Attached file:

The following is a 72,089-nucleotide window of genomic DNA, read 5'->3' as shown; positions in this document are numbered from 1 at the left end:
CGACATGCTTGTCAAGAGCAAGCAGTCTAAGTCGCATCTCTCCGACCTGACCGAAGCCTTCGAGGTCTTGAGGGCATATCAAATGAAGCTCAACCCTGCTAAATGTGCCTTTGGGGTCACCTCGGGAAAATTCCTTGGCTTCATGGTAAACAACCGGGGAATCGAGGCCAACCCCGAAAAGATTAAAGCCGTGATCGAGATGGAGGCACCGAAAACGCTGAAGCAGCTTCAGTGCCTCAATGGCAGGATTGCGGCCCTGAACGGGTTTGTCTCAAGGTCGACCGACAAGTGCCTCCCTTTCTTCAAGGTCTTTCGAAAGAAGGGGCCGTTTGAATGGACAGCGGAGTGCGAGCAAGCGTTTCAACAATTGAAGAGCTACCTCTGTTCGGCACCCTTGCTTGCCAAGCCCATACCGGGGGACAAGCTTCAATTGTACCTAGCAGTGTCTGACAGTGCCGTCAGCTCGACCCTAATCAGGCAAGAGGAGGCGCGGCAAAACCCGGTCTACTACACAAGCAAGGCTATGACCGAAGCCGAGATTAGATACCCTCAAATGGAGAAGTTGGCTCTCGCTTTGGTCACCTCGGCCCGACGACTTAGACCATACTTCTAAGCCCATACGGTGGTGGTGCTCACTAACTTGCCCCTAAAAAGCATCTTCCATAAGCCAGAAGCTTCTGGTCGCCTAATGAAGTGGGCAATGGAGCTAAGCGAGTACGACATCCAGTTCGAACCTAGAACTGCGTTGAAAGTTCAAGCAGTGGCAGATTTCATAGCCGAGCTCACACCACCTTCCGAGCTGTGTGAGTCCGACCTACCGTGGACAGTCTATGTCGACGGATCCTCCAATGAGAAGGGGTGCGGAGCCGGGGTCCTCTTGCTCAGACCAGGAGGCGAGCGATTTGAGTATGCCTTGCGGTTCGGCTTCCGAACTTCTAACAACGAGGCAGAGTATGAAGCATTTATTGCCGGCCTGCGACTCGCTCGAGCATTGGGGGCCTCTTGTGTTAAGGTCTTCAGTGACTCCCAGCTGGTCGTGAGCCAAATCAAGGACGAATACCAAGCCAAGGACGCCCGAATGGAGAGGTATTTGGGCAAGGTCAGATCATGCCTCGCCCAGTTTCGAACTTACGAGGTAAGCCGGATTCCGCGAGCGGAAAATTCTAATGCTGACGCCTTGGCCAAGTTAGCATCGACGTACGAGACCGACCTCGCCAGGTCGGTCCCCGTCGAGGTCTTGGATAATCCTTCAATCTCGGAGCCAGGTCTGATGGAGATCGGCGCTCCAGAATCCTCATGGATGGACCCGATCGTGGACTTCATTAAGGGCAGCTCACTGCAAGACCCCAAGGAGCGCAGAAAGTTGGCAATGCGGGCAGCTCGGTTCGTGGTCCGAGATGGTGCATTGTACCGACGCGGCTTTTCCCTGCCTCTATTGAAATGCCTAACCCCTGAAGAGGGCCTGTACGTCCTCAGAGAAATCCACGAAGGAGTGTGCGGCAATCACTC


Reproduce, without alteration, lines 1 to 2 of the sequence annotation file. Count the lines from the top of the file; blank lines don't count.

The following is a 72,089-nucleotide window of genomic DNA, read 5'->3' as shown; positions in this document are numbered from 1 at the left end:
CGACATGCTTGTCAAGAGCAAGCAGTCTAAGTCGCATCTCTCCGACCTGACCGAAGCCTTCGAGGTCTTGAGGGCATATCAAATGAAGCTCAACCCTGCTAAATGTGCCTTTGGGGTCACCTCGGGAAAATTCCTTGGCTTCATGGTAAACAACCGGGGAATCGAGGCCAACCCCGAAAAGATTAAAGCCGTGATCGAGATGGAGGCACCGAAAACGCTGAAGCAGCTTCAGTGCCTCAATGGCAGGATTGCGGCCCTGAACGGGTTTGTCTCAAGGTCGACCGACAAGTGCCTCCCTTTCTTCAAGGTCTTTCGAAAGAAGGGGCCGTTTGAATGGACAGCGGAGTGCGAGCAAGCGTTTCAACAATTGAAGAGCTACCTCTGTTCGGCACCCTTGCTTGCCAAGCCCATACCGGGGGACAAGCTTCAATTGTACCTAGCAGTGTCTGACAGTGCCGTCAGCTCGACCCTAATCAGGCAAGAGGAGGCGCGGCAAAACCCGGTCTACTACACAAGCAAGGCTATGACCGAAGCCGAGATTAGATACCCTCAAATGGAGAAGTTGGCTCTCGCTTTGGTCACCTCGGCCCGACGACTTAGACCATACTTCTAAGCCCATACGGTGGTGGTGCTCACTAACTTGCCCCTAAAAAGCATCTTCCATAAGCCAGAAGCTTCTGGTCGCCTAATGAAGTGGGCAATGGAGCTAAGCGAGTACGACATCCAGTTCGAACCTAGAACTGCGTTGAAAGTTCAAGCAGTGGCAGATTTCATAGCCGAGCTCACACCACCTTCCGAGCTGTGTGAGTCCGACCTACCGTGGACAGTCTATGTCGACGGATCCTCCAATGAGAAGGGGTGCGGAGCCGGGGTCCTCTTGCTCAGACCAGGAGGCGAGCGATTTGAGTATGCCTTGCGGTTCGGCTTCCGAACTTCTAACAACGAGGCAGAGTATGAAGCATTTATTGCCGGCCTGCGACTCGCTCGAGCATTGGGGGCCTCTTGTGTTAAGGTCTTCAGTGACTCCCAGCTGGTCGTGAGCCAAATCAAGGACGAATACCAAGCCAAGGACGCCCGAATGGAGAGGTATTTGGGCAAGGTCAGATCATGCCTCGCCCAGTTTCGAACTTACGAGGTAAGCCGGATTCCGCGAGCGGAAAATTCTAATGCTGACGCCTTGGCCAAGTTAGCATCGACGTACGAGACCGACCTCGCCAGGTCGGTCCCCGTCGAGGTCTTGGATAATCCTTCAATCTCGGAGCCAGGTCTGATGGAGATCGGCGCTCCAGAATCCTCATGGATGGACCCGATCGTGGACTTCATTAAGGGCAGCTCACTGCAAGACCCCAAGGAGCGCAGAAAGTTGGCAATGCGGGCAGCTCGGTTCGTGGTCCGAGATGGTGCATTGTACCGACGCGGCTTTTCCCTGCCTCTATTGAAATGCCTAACCCCTGAAGAGGGCCTGTACGTCCTCAGAGAAATCCACGAAGGAGTGTGCGGCAATCACTC